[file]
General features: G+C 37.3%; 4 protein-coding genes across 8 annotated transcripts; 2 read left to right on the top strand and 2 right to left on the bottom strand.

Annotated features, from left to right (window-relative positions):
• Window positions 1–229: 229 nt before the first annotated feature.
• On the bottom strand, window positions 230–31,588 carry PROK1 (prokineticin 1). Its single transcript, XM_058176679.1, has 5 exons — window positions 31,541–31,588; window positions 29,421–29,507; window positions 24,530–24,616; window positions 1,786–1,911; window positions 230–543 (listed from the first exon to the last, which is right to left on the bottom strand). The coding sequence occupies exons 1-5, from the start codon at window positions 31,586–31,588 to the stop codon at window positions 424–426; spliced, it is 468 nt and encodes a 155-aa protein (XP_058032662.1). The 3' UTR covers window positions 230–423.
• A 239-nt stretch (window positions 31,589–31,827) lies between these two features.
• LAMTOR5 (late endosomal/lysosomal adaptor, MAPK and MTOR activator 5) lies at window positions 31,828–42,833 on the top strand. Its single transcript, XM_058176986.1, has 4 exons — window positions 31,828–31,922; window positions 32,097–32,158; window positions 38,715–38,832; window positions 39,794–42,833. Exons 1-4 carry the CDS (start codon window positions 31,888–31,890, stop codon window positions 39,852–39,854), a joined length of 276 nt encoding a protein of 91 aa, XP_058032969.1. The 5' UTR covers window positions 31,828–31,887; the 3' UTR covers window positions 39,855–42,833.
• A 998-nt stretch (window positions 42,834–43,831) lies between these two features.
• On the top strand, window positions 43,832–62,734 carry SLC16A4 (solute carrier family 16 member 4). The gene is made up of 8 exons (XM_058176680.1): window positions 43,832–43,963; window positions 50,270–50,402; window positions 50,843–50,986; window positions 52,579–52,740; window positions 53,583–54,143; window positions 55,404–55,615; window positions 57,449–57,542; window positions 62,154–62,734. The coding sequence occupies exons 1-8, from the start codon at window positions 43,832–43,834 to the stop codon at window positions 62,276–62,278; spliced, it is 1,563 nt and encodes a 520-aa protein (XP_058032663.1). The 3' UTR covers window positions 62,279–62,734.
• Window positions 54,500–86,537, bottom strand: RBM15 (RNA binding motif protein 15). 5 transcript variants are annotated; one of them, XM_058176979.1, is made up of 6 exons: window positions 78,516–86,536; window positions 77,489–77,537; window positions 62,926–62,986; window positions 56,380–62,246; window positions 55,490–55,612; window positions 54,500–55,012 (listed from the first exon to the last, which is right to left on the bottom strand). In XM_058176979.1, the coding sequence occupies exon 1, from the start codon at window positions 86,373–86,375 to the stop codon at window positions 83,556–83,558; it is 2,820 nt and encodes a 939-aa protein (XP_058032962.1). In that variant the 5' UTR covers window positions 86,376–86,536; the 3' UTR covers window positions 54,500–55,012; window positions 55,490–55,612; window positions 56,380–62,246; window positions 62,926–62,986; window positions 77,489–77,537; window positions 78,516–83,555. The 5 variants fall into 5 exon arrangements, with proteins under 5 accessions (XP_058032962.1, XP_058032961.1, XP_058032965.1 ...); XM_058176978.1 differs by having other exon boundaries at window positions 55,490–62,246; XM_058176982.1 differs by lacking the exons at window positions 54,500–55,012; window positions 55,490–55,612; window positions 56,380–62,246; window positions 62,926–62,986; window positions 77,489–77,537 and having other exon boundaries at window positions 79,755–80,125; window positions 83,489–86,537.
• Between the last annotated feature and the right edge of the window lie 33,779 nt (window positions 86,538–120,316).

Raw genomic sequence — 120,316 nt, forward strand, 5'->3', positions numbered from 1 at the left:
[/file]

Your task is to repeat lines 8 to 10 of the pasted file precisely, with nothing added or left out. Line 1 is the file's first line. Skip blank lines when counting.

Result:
• On the top strand, window positions 43,832–62,734 carry SLC16A4 (solute carrier family 16 member 4). The gene is made up of 8 exons (XM_058176680.1): window positions 43,832–43,963; window positions 50,270–50,402; window positions 50,843–50,986; window positions 52,579–52,740; window positions 53,583–54,143; window positions 55,404–55,615; window positions 57,449–57,542; window positions 62,154–62,734. The coding sequence occupies exons 1-8, from the start codon at window positions 43,832–43,834 to the stop codon at window positions 62,276–62,278; spliced, it is 1,563 nt and encodes a 520-aa protein (XP_058032663.1). The 3' UTR covers window positions 62,279–62,734.
• Window positions 54,500–86,537, bottom strand: RBM15 (RNA binding motif protein 15). 5 transcript variants are annotated; one of them, XM_058176979.1, is made up of 6 exons: window positions 78,516–86,536; window positions 77,489–77,537; window positions 62,926–62,986; window positions 56,380–62,246; window positions 55,490–55,612; window positions 54,500–55,012 (listed from the first exon to the last, which is right to left on the bottom strand). In XM_058176979.1, the coding sequence occupies exon 1, from the start codon at window positions 86,373–86,375 to the stop codon at window positions 83,556–83,558; it is 2,820 nt and encodes a 939-aa protein (XP_058032962.1). In that variant the 5' UTR covers window positions 86,376–86,536; the 3' UTR covers window positions 54,500–55,012; window positions 55,490–55,612; window positions 56,380–62,246; window positions 62,926–62,986; window positions 77,489–77,537; window positions 78,516–83,555. The 5 variants fall into 5 exon arrangements, with proteins under 5 accessions (XP_058032962.1, XP_058032961.1, XP_058032965.1 ...); XM_058176978.1 differs by having other exon boundaries at window positions 55,490–62,246; XM_058176982.1 differs by lacking the exons at window positions 54,500–55,012; window positions 55,490–55,612; window positions 56,380–62,246; window positions 62,926–62,986; window positions 77,489–77,537 and having other exon boundaries at window positions 79,755–80,125; window positions 83,489–86,537.
• Between the last annotated feature and the right edge of the window lie 33,779 nt (window positions 86,538–120,316).